One of my earliest IT jobs, back in the last century, involved providing technical support for a Wang MP/M-based server that ran a dedicated word processing tool, database, and an accounting application. The large box sat next to departmental DBA’s and lived a totally unconnected life from the multiple IBM 360’s that were the “real” IT department of the company.
Well, dedicated machines like that have long since gone the way of the dodo, but departmental servers, either as a primary server for a small business or tied into corporate networks are a fact of life. And the Dell PowerEdge VRTX seems to be a reimagining of the small blade chassis/departmental server/small business server that can fit into quite a few roles and provide significant growth capabilities as a server and ease of management when part of a large corporate network. And it can even be installed next to somebody’s desk.
The VRTX, which will be available with an optional 5U rack mount kit as well as a standalone tower case, supports up to 4 nodes (2 CPUs per node and currently a max of 64 cores total), 3 TB of RAM and both 2.5” and 3.5” hot swappable hard drives with a current maximum of 48 TB of storage. But one feature that really sets the system apart is that it supports 8 shared PCIe slots that can use any standard rack server PCIe card rather than just proprietary vendor-specific solutions. The chassis mounted PCIe cards can be assigned to any of the blade servers (Standard Dell M620 datacenter blades), though not dynamically. Recognizing the additional PCIe slot requires power cycling the blade.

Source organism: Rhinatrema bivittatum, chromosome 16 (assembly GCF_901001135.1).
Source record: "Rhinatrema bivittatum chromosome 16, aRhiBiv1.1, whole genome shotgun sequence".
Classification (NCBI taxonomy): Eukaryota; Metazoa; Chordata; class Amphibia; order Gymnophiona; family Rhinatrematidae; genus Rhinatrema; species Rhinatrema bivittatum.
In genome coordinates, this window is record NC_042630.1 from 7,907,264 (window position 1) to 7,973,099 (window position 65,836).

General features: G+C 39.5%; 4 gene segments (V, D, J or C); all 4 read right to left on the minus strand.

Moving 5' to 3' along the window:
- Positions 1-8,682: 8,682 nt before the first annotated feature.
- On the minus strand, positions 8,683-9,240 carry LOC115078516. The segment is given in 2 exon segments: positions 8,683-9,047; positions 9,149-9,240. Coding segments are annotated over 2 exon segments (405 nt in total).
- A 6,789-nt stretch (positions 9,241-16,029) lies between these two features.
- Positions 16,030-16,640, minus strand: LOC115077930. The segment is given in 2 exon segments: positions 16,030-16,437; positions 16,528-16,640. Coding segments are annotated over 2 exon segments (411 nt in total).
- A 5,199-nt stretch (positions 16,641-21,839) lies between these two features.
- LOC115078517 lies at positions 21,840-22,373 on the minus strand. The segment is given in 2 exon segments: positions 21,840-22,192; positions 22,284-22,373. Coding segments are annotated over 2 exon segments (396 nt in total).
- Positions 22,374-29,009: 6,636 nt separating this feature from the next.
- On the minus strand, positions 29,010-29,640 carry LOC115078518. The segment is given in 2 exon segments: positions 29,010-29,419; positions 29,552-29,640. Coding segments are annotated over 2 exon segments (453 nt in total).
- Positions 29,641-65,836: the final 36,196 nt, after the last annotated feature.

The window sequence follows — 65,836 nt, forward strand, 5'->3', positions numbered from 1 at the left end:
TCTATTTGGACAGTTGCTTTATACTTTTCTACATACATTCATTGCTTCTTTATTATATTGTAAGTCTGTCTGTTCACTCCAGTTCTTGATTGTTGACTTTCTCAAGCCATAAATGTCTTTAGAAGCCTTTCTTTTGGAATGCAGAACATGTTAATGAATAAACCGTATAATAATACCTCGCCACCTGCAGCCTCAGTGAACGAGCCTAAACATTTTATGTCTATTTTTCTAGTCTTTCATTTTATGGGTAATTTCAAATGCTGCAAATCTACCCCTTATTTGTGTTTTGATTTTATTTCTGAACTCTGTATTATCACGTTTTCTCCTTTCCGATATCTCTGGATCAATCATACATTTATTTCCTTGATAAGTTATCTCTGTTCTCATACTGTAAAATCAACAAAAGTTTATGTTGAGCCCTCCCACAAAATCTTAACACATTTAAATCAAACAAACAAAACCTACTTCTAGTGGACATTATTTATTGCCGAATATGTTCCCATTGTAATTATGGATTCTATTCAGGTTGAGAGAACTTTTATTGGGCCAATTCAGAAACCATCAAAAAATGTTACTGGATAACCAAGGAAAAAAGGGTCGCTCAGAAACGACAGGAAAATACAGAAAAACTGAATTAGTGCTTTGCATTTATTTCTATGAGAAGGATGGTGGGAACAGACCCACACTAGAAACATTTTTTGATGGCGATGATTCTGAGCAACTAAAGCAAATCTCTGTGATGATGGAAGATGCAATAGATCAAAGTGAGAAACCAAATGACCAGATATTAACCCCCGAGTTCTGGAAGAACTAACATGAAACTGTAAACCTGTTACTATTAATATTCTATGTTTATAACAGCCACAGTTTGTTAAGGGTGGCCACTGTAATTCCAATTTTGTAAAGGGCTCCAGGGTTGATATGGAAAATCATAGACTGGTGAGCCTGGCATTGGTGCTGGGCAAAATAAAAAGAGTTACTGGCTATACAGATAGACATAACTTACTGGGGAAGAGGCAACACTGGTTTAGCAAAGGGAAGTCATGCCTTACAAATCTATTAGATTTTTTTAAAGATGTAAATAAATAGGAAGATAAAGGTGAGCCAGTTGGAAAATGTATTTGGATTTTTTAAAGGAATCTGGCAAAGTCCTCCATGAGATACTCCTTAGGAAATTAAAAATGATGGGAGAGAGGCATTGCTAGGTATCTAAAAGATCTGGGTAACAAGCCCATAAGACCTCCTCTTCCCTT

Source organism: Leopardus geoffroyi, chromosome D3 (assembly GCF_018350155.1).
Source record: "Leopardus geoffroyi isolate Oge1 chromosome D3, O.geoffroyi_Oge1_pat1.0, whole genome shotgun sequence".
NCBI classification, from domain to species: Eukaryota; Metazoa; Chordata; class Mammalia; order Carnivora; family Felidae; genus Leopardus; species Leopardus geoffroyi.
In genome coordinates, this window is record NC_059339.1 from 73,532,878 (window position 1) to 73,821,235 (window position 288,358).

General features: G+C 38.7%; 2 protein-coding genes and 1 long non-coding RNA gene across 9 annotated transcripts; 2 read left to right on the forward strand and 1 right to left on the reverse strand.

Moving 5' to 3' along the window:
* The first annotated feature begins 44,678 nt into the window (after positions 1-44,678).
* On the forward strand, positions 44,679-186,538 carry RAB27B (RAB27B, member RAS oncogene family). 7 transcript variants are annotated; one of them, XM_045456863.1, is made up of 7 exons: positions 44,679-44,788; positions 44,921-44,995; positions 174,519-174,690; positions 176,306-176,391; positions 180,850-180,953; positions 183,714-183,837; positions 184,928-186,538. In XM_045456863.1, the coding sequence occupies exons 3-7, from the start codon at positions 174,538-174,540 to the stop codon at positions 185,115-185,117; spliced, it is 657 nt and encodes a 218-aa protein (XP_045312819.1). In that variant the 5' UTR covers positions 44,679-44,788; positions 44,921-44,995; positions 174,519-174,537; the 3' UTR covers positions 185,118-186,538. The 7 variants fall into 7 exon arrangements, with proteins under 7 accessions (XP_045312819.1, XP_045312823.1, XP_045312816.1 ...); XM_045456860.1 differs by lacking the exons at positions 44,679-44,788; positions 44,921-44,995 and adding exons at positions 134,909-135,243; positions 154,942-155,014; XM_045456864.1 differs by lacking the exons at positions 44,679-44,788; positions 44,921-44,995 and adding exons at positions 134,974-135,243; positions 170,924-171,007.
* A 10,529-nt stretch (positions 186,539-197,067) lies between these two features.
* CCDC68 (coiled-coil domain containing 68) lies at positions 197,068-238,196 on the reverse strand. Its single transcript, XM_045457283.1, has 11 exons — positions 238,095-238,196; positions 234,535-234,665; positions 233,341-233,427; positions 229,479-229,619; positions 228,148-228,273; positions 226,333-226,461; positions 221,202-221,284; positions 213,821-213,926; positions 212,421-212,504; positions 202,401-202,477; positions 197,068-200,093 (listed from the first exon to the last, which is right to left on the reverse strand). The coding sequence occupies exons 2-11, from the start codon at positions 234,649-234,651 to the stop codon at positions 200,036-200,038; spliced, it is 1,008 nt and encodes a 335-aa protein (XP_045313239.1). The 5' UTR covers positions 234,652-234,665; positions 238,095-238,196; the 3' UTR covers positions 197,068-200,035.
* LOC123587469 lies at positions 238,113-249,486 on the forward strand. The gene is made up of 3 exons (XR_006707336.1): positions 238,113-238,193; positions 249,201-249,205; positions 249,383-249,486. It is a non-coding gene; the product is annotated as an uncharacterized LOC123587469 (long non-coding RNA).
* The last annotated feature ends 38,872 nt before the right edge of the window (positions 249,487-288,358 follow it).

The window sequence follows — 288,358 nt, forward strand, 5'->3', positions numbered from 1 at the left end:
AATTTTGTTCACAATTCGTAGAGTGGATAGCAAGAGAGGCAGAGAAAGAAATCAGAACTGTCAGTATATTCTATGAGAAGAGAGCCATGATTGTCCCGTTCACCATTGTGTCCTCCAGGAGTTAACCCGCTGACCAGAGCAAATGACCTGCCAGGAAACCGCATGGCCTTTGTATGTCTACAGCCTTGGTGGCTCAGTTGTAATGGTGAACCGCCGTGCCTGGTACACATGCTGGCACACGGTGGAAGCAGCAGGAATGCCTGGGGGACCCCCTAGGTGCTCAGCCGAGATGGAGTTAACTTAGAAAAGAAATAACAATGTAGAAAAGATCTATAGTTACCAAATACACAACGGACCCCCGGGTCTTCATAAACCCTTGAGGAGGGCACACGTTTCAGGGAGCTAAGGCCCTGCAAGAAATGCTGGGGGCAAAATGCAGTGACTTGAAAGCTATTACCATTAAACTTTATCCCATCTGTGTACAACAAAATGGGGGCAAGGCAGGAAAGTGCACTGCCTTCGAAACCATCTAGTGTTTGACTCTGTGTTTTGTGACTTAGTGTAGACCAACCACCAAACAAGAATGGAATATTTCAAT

The server also fits in with the current dell server management applications, making it a good fit with Dell enterprise customers. And given that it is built with that level of service and reliability in mind, it should also be an excellent solution as a primary server for small businesses looking for a highly capable and expandable server solution that can grow with their business.